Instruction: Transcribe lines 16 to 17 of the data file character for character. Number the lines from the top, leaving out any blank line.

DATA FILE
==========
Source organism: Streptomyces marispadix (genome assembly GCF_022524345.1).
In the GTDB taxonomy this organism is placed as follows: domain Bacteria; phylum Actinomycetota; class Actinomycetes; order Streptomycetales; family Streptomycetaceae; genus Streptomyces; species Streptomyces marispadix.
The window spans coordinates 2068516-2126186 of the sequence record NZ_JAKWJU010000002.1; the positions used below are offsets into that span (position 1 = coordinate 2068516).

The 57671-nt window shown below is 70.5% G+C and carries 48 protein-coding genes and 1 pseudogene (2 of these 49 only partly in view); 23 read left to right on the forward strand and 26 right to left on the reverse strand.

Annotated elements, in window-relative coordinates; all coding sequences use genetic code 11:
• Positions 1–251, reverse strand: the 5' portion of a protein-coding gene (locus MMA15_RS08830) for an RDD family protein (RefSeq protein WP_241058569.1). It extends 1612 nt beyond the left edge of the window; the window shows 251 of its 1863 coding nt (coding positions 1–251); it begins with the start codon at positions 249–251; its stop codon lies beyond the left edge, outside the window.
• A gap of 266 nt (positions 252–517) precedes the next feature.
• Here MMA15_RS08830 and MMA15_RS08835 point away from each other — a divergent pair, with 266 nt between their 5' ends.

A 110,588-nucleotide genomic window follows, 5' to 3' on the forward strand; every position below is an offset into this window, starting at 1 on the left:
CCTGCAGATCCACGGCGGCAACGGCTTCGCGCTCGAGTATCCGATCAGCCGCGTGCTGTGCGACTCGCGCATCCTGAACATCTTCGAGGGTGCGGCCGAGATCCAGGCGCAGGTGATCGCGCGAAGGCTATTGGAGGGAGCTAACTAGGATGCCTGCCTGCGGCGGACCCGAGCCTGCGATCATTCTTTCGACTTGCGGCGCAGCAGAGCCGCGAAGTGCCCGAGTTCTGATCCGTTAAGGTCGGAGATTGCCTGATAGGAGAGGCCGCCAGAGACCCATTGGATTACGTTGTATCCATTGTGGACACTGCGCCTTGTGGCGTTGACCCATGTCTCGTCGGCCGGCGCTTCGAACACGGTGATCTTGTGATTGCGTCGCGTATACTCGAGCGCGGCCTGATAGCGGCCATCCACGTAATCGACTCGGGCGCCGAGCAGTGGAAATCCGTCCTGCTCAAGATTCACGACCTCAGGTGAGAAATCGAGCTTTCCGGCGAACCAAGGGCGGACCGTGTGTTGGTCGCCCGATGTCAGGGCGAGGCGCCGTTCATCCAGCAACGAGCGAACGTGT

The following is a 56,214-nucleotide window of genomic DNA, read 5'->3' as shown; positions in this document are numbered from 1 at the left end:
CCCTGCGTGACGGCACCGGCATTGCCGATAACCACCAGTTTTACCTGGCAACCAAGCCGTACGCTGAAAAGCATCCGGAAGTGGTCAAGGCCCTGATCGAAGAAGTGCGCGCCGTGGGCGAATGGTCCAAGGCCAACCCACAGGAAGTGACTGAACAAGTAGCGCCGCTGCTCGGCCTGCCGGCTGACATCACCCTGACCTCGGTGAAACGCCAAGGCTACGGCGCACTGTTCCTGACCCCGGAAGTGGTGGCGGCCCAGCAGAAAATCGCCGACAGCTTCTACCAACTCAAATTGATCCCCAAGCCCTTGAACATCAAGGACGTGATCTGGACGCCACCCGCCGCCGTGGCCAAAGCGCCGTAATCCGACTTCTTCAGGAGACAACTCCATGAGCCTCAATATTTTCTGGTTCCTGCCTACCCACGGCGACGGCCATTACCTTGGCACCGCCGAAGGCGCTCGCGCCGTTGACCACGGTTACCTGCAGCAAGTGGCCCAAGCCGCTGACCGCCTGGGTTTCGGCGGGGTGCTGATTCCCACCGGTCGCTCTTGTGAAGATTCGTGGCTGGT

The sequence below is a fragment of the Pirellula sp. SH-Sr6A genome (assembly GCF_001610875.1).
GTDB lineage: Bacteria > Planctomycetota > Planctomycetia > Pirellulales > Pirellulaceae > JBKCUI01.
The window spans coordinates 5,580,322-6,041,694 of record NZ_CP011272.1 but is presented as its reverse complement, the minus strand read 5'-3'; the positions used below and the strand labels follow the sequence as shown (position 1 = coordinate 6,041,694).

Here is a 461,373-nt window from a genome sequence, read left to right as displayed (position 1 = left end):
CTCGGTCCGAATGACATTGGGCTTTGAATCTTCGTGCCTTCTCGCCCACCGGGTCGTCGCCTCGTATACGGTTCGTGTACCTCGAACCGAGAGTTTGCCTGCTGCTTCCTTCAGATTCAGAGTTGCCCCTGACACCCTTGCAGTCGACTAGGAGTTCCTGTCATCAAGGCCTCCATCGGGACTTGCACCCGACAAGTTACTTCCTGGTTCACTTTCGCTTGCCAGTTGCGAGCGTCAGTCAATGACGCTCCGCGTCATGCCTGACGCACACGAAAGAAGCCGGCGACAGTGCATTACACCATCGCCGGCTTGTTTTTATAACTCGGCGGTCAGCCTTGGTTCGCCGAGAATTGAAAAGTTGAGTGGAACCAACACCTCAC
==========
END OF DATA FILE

Here is a 461,373-nt window from a genome sequence, read left to right as displayed (position 1 = left end):
CTCGGTCCGAATGACATTGGGCTTTGAATCTTCGTGCCTTCTCGCCCACCGGGTCGTCGCCTCGTATACGGTTCGTGTACCTCGAACCGAGAGTTTGCCTGCTGCTTCCTTCAGATTCAGAGTTGCCCCTGACACCCTTGCAGTCGACTAGGAGTTCCTGTCATCAAGGCCTCCATCGGGACTTGCACCCGACAAGTTACTTCCTGGTTCACTTTCGCTTGCCAGTTGCGAGCGTCAGTCAATGACGCTCCGCGTCATGCCTGACGCACACGAAAGAAGCCGGCGACAGTGCATTACACCATCGCCGGCTTGTTTTTATAACTCGGCGGTCAGCCTTGGTTCGCCGAGAATTGAAAAGTTGAGTGGAACCAACACCTCAC